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SEC's Jay Clayton makes fiduciary duty a priority, acknowledges issue is 'complex'
InvestmentNews; July 12, 2017 @ 2:57 pm
In his first major address since taking office in May, SEC chairman Jay Clayton said a fiduciary rule is one of his priorities and that he would like to work with the Labor Department on an advice standard.
"With the Department of Labor's fiduciary rule now partially in effect, it is important that the commission make all reasonable efforts to bring clarity and consistency in this area," Mr. Clayton said in a speech at the Economic Club of New York. "It is my hope that we can act in concert with our colleagues at the Department of Labor in a way that best serves the long-term interests of Mr. and Ms. 401(k)."
The DOL has implemented two provisions of its own regulation, which requires financial advisers to act in the best interests of their clients in retirement accounts. But that measure is undergoing a reassessment mandated by President Donald J. Trump that could lead to revisions.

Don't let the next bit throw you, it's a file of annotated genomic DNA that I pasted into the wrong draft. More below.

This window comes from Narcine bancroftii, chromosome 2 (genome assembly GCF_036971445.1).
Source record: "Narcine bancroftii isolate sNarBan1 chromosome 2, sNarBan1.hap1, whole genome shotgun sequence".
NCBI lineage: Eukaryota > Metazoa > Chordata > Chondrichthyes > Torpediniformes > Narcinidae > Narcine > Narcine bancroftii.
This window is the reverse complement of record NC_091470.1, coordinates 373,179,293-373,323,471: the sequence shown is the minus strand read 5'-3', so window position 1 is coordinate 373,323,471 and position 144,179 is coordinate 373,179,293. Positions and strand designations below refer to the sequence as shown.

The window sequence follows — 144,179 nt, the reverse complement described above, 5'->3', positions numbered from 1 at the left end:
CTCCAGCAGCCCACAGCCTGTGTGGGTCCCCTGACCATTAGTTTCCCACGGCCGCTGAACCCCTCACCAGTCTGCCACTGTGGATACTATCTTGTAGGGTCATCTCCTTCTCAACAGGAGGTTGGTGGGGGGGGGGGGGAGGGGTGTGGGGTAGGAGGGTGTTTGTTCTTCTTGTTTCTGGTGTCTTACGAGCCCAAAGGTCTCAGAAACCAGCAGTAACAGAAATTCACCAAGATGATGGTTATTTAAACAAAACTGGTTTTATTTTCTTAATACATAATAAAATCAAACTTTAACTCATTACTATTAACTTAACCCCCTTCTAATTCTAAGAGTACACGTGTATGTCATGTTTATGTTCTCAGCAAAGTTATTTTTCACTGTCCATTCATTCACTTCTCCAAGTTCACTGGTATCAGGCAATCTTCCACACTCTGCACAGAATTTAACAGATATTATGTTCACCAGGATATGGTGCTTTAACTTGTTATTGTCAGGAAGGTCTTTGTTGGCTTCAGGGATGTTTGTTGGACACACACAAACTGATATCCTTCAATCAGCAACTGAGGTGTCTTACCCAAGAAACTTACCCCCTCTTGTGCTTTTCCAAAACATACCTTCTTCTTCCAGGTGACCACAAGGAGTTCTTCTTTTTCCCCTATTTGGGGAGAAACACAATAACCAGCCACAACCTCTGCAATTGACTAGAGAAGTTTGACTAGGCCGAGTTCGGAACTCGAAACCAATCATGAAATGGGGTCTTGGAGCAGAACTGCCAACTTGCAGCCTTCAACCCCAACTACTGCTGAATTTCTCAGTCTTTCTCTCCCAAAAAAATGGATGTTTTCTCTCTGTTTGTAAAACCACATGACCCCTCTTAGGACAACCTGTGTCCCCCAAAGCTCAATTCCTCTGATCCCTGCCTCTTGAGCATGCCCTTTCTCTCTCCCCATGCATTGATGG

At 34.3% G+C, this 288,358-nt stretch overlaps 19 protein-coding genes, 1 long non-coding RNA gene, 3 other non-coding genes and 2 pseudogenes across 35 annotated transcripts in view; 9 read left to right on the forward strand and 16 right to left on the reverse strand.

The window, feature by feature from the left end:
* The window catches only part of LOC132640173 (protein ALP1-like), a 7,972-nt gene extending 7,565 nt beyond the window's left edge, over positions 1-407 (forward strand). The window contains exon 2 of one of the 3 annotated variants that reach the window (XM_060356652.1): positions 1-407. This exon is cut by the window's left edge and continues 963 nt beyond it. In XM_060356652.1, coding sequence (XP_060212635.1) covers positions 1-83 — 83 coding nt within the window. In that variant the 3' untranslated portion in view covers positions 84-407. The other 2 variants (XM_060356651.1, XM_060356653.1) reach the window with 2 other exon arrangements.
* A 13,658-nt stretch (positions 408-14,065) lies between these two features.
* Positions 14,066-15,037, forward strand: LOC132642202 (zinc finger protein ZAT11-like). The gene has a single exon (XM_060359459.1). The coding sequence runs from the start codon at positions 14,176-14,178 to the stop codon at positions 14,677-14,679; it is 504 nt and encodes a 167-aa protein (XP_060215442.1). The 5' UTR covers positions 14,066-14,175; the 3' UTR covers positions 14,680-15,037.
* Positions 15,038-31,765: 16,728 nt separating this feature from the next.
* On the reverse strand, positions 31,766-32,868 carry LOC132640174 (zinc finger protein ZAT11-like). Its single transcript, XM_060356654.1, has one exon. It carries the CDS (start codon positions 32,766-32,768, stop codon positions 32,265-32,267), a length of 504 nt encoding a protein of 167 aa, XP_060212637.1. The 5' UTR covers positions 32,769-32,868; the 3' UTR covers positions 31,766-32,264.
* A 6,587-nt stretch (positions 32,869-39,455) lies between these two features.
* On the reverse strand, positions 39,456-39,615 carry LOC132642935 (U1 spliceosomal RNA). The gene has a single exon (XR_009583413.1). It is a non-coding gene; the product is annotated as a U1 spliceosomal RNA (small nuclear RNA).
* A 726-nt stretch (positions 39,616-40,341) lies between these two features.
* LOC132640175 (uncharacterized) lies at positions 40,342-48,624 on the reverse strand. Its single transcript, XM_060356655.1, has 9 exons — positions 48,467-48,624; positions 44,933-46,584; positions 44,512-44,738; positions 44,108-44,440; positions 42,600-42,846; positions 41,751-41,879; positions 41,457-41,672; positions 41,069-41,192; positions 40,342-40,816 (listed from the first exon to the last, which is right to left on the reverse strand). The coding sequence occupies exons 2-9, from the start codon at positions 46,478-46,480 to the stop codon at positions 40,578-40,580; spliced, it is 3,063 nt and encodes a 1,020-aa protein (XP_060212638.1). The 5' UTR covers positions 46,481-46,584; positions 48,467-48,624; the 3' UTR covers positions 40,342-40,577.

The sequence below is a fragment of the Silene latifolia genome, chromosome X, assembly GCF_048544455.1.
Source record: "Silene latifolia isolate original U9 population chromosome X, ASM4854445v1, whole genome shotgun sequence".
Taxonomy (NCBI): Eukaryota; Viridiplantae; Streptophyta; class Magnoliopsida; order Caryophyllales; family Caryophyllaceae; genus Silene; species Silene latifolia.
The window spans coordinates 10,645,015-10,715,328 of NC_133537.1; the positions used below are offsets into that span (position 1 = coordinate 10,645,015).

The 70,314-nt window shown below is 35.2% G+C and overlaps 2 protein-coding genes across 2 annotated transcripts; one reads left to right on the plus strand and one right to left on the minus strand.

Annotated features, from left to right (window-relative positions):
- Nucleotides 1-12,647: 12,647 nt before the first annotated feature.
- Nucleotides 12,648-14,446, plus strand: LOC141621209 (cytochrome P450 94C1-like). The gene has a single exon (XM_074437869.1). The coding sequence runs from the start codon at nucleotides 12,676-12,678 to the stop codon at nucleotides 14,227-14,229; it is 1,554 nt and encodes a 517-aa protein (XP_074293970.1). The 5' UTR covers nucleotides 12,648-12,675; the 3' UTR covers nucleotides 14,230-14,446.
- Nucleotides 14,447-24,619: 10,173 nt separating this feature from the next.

ETFs and Mutual Funds Square Off in the Post-Fiduciary-Rule World
The Wall Street Journal; July 12, 2017 10:13 a.m. ET
Exchange-traded funds and actively managed mutual funds are competing to see which can gain the most business as the result of the recently passed fiduciary rule.
The U.S. Labor Department rule, which went into effect in June, requires advisers overseeing trillions of dollars of tax-advantaged retirement savings to act in clients’ best interest. That would appear to favor ETFs, thanks to their fee transparency and low costs. By contrast, mutual funds—long a mainstay in retirement accounts—charge a variety of fees that are passed on to brokers, which have become a focal point of debate surrounding the fiduciary rule. That practice becomes more tricky for advisers under the new rule.
But actively managed mutual funds aren’t sitting back: They are scrambling to launch new share classes with fee structures meant to help brokers comply with the fiduciary rule.